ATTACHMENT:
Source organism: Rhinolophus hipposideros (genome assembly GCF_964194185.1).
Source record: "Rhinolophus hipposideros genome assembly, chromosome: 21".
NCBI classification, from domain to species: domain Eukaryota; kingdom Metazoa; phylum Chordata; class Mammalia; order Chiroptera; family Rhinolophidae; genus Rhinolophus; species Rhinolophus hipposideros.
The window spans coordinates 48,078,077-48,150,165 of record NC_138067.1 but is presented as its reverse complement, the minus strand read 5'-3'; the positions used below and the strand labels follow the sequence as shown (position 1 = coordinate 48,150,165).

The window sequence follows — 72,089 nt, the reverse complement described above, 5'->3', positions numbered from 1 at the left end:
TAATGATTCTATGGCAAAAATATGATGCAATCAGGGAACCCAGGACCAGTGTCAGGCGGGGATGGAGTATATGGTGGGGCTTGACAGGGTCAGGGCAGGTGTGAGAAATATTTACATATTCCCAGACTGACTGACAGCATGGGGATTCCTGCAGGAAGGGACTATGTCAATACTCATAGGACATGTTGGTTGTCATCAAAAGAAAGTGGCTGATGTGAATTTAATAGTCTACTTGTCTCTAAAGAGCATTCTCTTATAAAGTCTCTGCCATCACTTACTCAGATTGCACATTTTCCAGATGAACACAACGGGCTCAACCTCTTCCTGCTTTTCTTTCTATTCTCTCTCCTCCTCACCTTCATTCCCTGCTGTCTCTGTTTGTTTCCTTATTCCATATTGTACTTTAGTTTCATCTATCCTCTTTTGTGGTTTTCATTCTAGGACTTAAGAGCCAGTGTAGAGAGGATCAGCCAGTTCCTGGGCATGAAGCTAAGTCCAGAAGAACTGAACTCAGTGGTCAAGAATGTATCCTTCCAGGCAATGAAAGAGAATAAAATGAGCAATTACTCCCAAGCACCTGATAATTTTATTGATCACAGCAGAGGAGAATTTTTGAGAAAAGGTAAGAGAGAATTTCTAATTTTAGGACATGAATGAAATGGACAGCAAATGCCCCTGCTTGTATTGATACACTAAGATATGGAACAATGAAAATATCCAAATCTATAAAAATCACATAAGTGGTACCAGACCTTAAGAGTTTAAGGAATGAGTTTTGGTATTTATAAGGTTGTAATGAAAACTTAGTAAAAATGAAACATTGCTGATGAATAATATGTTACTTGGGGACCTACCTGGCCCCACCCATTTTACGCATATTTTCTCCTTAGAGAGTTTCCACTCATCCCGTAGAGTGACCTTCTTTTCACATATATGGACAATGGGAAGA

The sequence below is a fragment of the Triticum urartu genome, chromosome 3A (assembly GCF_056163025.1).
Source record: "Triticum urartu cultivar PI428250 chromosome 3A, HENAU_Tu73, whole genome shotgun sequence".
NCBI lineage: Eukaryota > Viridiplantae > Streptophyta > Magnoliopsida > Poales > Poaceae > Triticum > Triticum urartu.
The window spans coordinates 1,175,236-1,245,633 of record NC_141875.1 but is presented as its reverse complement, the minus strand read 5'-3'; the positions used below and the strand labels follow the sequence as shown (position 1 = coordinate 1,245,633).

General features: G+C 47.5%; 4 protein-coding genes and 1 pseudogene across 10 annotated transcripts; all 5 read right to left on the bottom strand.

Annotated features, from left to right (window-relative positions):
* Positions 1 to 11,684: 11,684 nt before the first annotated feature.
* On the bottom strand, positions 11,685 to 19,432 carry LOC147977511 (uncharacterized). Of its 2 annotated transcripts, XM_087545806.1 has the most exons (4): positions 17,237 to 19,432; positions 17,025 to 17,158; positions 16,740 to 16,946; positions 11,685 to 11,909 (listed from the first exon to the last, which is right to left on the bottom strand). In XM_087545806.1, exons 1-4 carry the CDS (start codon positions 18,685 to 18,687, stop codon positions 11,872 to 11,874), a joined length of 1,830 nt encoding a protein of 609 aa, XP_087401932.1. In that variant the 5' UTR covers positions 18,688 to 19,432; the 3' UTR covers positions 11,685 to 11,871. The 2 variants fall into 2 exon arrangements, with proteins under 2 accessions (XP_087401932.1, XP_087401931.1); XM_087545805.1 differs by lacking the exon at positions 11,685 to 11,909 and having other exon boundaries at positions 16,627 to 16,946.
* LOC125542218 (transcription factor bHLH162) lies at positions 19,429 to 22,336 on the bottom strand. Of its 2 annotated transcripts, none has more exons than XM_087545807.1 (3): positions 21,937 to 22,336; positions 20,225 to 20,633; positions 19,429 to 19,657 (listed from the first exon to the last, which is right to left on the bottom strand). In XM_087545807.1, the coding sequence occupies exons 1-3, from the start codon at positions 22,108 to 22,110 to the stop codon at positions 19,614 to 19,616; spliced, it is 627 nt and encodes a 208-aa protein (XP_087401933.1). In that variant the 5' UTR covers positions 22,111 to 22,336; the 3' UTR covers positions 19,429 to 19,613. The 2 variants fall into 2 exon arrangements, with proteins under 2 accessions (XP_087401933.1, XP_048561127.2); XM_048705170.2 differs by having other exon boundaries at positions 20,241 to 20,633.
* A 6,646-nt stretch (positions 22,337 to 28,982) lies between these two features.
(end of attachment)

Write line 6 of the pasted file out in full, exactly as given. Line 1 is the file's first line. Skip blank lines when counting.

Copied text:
TAATGATTCTATGGCAAAAATATGATGCAATCAGGGAACCCAGGACCAGTGTCAGGCGGGGATGGAGTATATGGTGGGGCTTGACAGGGTCAGGGCAGGTGTGAGAAATATTTACATATTCCCAGACTGACTGACAGCATGGGGATTCCTGCAGGAAGGGACTATGTCAATACTCATAGGACATGTTGGTTGTCATCAAAAGAAAGTGGCTGATGTGAATTTAATAGTCTACTTGTCTCTAAAGAGCATTCTCTTATAAAGTCTCTGCCATCACTTACTCAGATTGCACATTTTCCAGATGAACACAACGGGCTCAACCTCTTCCTGCTTTTCTTTCTATTCTCTCTCCTCCTCACCTTCATTCCCTGCTGTCTCTGTTTGTTTCCTTATTCCATATTGTACTTTAGTTTCATCTATCCTCTTTTGTGGTTTTCATTCTAGGACTTAAGAGCCAGTGTAGAGAGGATCAGCCAGTTCCTGGGCATGAAGCTAAGTCCAGAAGAACTGAACTCAGTGGTCAAGAATGTATCCTTCCAGGCAATGAAAGAGAATAAAATGAGCAATTACTCCCAAGCACCTGATAATTTTATTGATCACAGCAGAGGAGAATTTTTGAGAAAAGGTAAGAGAGAATTTCTAATTTTAGGACATGAATGAAATGGACAGCAAATGCCCCTGCTTGTATTGATACACTAAGATATGGAACAATGAAAATATCCAAATCTATAAAAATCACATAAGTGGTACCAGACCTTAAGAGTTTAAGGAATGAGTTTTGGTATTTATAAGGTTGTAATGAAAACTTAGTAAAAATGAAACATTGCTGATGAATAATATGTTACTTGGGGACCTACCTGGCCCCACCCATTTTACGCATATTTTCTCCTTAGAGAGTTTCCACTCATCCCGTAGAGTGACCTTCTTTTCACATATATGGACAATGGGAAGA